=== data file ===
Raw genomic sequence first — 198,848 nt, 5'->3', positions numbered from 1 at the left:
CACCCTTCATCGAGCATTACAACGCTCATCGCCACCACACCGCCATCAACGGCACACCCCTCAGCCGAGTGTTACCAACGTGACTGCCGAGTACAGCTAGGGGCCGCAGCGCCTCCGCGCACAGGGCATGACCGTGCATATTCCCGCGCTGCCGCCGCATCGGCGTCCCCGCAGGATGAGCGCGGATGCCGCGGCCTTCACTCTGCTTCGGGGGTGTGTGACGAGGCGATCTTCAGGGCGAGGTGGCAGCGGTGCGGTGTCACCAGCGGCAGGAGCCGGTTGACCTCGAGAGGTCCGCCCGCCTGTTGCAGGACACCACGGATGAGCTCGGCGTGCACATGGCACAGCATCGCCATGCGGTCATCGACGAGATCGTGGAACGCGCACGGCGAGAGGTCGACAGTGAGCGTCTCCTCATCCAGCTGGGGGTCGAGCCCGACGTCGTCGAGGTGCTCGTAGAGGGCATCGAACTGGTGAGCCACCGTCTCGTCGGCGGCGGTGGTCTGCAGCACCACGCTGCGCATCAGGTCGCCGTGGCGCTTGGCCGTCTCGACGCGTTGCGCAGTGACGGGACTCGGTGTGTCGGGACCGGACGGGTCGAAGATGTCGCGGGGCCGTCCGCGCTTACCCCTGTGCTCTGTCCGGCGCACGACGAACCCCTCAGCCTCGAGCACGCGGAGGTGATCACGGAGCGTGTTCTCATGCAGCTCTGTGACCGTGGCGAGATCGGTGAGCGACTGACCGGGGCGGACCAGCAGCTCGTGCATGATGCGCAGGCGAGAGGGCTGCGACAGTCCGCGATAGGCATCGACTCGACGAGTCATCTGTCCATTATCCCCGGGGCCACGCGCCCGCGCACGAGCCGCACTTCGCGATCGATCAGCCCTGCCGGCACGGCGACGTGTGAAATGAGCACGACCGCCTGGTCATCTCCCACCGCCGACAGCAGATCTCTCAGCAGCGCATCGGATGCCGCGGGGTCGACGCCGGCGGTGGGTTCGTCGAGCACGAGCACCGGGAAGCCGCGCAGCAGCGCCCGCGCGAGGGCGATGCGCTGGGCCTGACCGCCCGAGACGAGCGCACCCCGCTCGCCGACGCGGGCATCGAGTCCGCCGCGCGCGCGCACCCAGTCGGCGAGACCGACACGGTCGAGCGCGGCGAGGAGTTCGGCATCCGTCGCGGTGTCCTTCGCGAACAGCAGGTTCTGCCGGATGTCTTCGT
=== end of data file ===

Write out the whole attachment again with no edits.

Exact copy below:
Raw genomic sequence first — 198,848 nt, 5'->3', positions numbered from 1 at the left:
CACCCTTCATCGAGCATTACAACGCTCATCGCCACCACACCGCCATCAACGGCACACCCCTCAGCCGAGTGTTACCAACGTGACTGCCGAGTACAGCTAGGGGCCGCAGCGCCTCCGCGCACAGGGCATGACCGTGCATATTCCCGCGCTGCCGCCGCATCGGCGTCCCCGCAGGATGAGCGCGGATGCCGCGGCCTTCACTCTGCTTCGGGGGTGTGTGACGAGGCGATCTTCAGGGCGAGGTGGCAGCGGTGCGGTGTCACCAGCGGCAGGAGCCGGTTGACCTCGAGAGGTCCGCCCGCCTGTTGCAGGACACCACGGATGAGCTCGGCGTGCACATGGCACAGCATCGCCATGCGGTCATCGACGAGATCGTGGAACGCGCACGGCGAGAGGTCGACAGTGAGCGTCTCCTCATCCAGCTGGGGGTCGAGCCCGACGTCGTCGAGGTGCTCGTAGAGGGCATCGAACTGGTGAGCCACCGTCTCGTCGGCGGCGGTGGTCTGCAGCACCACGCTGCGCATCAGGTCGCCGTGGCGCTTGGCCGTCTCGACGCGTTGCGCAGTGACGGGACTCGGTGTGTCGGGACCGGACGGGTCGAAGATGTCGCGGGGCCGTCCGCGCTTACCCCTGTGCTCTGTCCGGCGCACGACGAACCCCTCAGCCTCGAGCACGCGGAGGTGATCACGGAGCGTGTTCTCATGCAGCTCTGTGACCGTGGCGAGATCGGTGAGCGACTGACCGGGGCGGACCAGCAGCTCGTGCATGATGCGCAGGCGAGAGGGCTGCGACAGTCCGCGATAGGCATCGACTCGACGAGTCATCTGTCCATTATCCCCGGGGCCACGCGCCCGCGCACGAGCCGCACTTCGCGATCGATCAGCCCTGCCGGCACGGCGACGTGTGAAATGAGCACGACCGCCTGGTCATCTCCCACCGCCGACAGCAGATCTCTCAGCAGCGCATCGGATGCCGCGGGGTCGACGCCGGCGGTGGGTTCGTCGAGCACGAGCACCGGGAAGCCGCGCAGCAGCGCCCGCGCGAGGGCGATGCGCTGGGCCTGACCGCCCGAGACGAGCGCACCCCGCTCGCCGACGCGGGCATCGAGTCCGCCGCGCGCGCGCACCCAGTCGGCGAGACCGACACGGTCGAGCGCGGCGAGGAGTTCGGCATCCGTCGCGGTGTCCTTCGCGAACAGCAGGTTCTGCCGGATGTCTTCGT